A Pictorial History of Sussex County Cricket ClubMartin Chandler |
Author: Packham, Roger, Sharp, Nick, Filby, John and Barnes, Phil
Publisher: Sussex Museum and Educational Trust
Rating: 4 stars
Sussex is the oldest of the eighteen First Class counties and thus the first to reach, as it did this year, its 175th birthday. The county is fortunate in that it has an active Museum and Educational Trust, the organisation behind the publication of A Pictorial History of Sussex County Cricket Club. Let us hope that by the time the other counties reach a similar landmark they will have established similar Trusts, and that the production of a volume such as this becomes a marker for all.
A few years ago I would have been tempted to describe this publication as a coffee table book. Nowadays however, to my mind at least, that particular expression has become synonymous with mediocrity. Generally it is a means of describing a nicely produced but shallow piece of work, notable mainly for the weight of the paper used in its manufacture, and the glibness of the narrative holding together a series of imposing but, if truth be told, usually boring photographs.
The above may seem a slightly harsh description of a genre that oils the wheels of major and minor publishers alike. And Archie did point out to me that, as a cricket tragic, I am always going to be more sympathetic towards a collection of photographs of our great game than I am to a series of images of wildlife on the Serengeti, or views from the Orient Express. But I have acquired a few disappointing ‘pictorial’ cricket books over the years, so I do believe my objectivity is intact.
The approach taken by the four editors of A Pictorial History of Sussex County Cricket Club is to devote a chapter to each of the 19 decades in which the club has existed together with a brief look even further back to the game’s very earliest days. For each chapter there is an introduction comprising a single page of narrative followed by between eight and twelve pages of captioned images.
There are not going to be too many readers who pick the book up and read the narrative who are not already reasonably familiar with the club’s history, and it cannot be easy to write in a way that adds to the knowledge of the enthusiast whilst observing the constraints of a single printed page. I am pleased to report all who contribute those pieces, in the main Messrs Sharp and Packham, have achieved that aim with some aplomb.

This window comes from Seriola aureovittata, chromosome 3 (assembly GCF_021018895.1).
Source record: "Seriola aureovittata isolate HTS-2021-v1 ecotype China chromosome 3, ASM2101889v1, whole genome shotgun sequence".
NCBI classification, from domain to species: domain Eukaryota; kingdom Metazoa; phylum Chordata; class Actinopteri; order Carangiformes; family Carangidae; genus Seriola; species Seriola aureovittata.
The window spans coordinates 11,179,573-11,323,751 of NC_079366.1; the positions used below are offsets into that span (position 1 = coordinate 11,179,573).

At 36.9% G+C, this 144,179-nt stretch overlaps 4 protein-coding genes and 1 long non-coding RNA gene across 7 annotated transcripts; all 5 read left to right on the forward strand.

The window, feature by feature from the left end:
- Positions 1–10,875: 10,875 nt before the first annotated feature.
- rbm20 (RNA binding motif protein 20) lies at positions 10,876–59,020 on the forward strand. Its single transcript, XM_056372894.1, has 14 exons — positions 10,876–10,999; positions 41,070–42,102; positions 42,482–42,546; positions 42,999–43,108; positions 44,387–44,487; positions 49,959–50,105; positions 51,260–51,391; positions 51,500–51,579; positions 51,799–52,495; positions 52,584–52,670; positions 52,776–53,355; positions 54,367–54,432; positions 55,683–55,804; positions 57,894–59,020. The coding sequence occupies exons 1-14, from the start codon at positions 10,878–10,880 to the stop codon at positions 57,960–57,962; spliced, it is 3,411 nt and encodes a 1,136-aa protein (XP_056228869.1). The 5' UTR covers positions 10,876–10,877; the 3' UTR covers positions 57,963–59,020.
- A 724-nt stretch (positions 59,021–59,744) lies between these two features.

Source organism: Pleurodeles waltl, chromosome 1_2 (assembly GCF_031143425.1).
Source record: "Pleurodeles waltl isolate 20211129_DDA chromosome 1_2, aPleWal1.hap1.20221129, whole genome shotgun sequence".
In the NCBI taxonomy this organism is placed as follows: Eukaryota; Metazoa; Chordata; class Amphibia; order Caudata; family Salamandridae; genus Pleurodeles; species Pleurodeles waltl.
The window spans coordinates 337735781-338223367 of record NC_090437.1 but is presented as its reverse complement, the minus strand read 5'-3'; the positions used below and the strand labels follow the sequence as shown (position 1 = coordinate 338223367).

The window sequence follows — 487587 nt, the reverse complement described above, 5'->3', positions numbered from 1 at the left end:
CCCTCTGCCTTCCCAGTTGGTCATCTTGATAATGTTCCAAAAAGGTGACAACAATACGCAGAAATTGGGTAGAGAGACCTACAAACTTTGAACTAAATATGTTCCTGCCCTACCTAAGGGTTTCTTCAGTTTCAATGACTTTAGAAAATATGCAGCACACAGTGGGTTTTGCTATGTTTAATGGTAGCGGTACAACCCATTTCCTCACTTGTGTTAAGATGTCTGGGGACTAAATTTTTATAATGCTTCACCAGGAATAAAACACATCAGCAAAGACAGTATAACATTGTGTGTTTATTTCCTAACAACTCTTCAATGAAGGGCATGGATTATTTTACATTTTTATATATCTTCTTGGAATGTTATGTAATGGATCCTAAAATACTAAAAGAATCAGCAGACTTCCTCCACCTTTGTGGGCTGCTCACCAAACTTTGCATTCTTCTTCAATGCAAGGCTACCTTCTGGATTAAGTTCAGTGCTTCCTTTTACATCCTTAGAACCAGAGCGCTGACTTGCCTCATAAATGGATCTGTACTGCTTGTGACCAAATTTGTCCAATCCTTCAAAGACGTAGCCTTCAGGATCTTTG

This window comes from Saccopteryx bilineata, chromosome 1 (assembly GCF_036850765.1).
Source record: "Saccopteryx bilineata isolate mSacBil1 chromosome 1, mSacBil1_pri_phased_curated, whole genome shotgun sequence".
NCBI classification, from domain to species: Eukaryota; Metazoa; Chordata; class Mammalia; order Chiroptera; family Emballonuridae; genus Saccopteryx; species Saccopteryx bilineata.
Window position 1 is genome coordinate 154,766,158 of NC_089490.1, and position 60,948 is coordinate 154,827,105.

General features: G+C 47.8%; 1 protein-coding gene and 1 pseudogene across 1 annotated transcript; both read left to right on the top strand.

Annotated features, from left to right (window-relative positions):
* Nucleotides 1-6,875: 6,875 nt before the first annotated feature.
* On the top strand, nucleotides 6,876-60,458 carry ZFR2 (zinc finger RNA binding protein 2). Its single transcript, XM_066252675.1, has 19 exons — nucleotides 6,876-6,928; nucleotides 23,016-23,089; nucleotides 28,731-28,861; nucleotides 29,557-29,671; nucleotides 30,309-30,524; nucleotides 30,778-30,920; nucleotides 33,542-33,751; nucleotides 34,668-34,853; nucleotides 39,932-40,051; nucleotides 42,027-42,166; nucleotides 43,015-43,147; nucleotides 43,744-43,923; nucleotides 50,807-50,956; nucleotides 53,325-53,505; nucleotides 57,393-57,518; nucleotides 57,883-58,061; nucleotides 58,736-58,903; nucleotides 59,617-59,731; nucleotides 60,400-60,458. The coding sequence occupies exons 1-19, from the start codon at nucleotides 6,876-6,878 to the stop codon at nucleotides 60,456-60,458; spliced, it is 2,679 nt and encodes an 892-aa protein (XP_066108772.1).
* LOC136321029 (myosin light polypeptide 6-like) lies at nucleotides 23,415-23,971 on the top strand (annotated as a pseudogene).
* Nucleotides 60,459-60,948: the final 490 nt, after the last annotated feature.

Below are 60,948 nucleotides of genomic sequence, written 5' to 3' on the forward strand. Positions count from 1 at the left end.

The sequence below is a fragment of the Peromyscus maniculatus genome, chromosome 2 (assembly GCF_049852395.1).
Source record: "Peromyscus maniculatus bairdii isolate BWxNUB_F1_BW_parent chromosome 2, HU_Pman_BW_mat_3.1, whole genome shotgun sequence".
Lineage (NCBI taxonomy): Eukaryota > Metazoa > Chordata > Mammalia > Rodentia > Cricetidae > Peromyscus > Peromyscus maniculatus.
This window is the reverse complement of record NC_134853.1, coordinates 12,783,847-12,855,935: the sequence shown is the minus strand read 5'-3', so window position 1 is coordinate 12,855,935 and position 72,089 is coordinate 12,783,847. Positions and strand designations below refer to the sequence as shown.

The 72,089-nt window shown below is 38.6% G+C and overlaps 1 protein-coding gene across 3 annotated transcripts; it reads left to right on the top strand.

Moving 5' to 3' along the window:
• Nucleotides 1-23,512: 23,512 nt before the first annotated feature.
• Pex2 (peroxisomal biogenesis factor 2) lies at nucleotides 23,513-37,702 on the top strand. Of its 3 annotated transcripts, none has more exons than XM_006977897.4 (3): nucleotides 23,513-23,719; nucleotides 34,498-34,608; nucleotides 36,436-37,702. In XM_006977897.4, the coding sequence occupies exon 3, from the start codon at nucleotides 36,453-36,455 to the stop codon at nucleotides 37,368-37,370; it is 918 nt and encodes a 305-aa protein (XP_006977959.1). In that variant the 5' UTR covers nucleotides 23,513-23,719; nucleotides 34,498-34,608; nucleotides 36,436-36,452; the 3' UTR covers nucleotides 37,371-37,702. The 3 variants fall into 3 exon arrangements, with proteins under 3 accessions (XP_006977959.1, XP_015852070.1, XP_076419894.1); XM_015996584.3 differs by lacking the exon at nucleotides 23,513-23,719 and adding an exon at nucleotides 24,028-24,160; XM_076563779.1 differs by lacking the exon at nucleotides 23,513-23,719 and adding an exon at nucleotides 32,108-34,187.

But what of the all important pictorial content? Many of the images in the early part of the book are reproductions of handbills, scorecards and artwork (both paintings and drawings), necessary by virtue of photography being in its infancy. When the photographs begin towards the end of the 19th century many are familiar pictures which have appeared elsewhere, sometimes many times before, albeit rarely with such clarity and quality.
Some might complain that the illustration of handbills and scorecards is overdone, but that would be a harsh criticism as there is an element of social history in the way they are gathered together. On a not dissimilar theme once they come into vogue in the late Victorian era a number of Albert Craig’s cricketing poems appear. They are a fascinating feature of the period and whilst the number reproduced here in their original state might disappoint those who trade in the rare and often fragile originals, it is to be hoped they might stir fresh interest in Tony Laughton’s splendid book about Craig, the deserved winner of our Book of the Year award in 2011.
As time passes the photographs become less familiar, surfacing from the vaults of the museum itself or from private collections. The images of Duleepsinhji for example were all new to me. All the county’s star players are well represented, Ranji, Fry and Tate as well as Duleep. In later chapters there are also action photographs, almost all of which were new to me.
Slightly to my surprise I found the chapters covering my formative years as a cricket lover, the 1960s and 1970s, were particularly enjoyable to me. I give a word of particular praise here for Jon Filby for his splendid introduction to the era of the Beatles, the Rolling Stones and the Gillette Cup – mind you it was the only one he penned, so it had to be good – kudos to him as well for sneaking in an image of Austin Parsons, a Scottish born New Zealander who had a single full season with Sussex in 1975. I trust a fortieth anniversary memoir of Parsons, whose great popularity with the Sussex crowd was in stark contrast to his relatively modest contributions with the bat, will be forthcoming from Mr Filby next year.
There is, naturally, plenty to mark the triumphant seasons the clucking martlets have so far had in the 21st century, successes that even this battle hardened Lancastrian will acknowledge have been well earned. Also present, and this is the fourth time I have had to comment on the subject in the course of a book review, is a photograph of Tony Greig and a white Jaguar – John Barclay told me he only had the bloody car for a year, on which basis the sponsors most certainly got their monies worth out of Greigy.
I suppose there will be people who don’t buy A Pictorial History of Sussex County Cricket Club simply by virtue of the fact they are not Sussex supporters, but it will be their loss as this really is a superb book, and I hope the standard copy sells as quickly as the very special multi-signed limited edition. That printing had a prohibitive price tag and a limitation of, naturally, 175, which is actually quite a lot as such things go. All were snapped up within a month though, so prospective purchasers will now have to wait for a copy to appear at auction if they are not prepared to settle for the standard edition.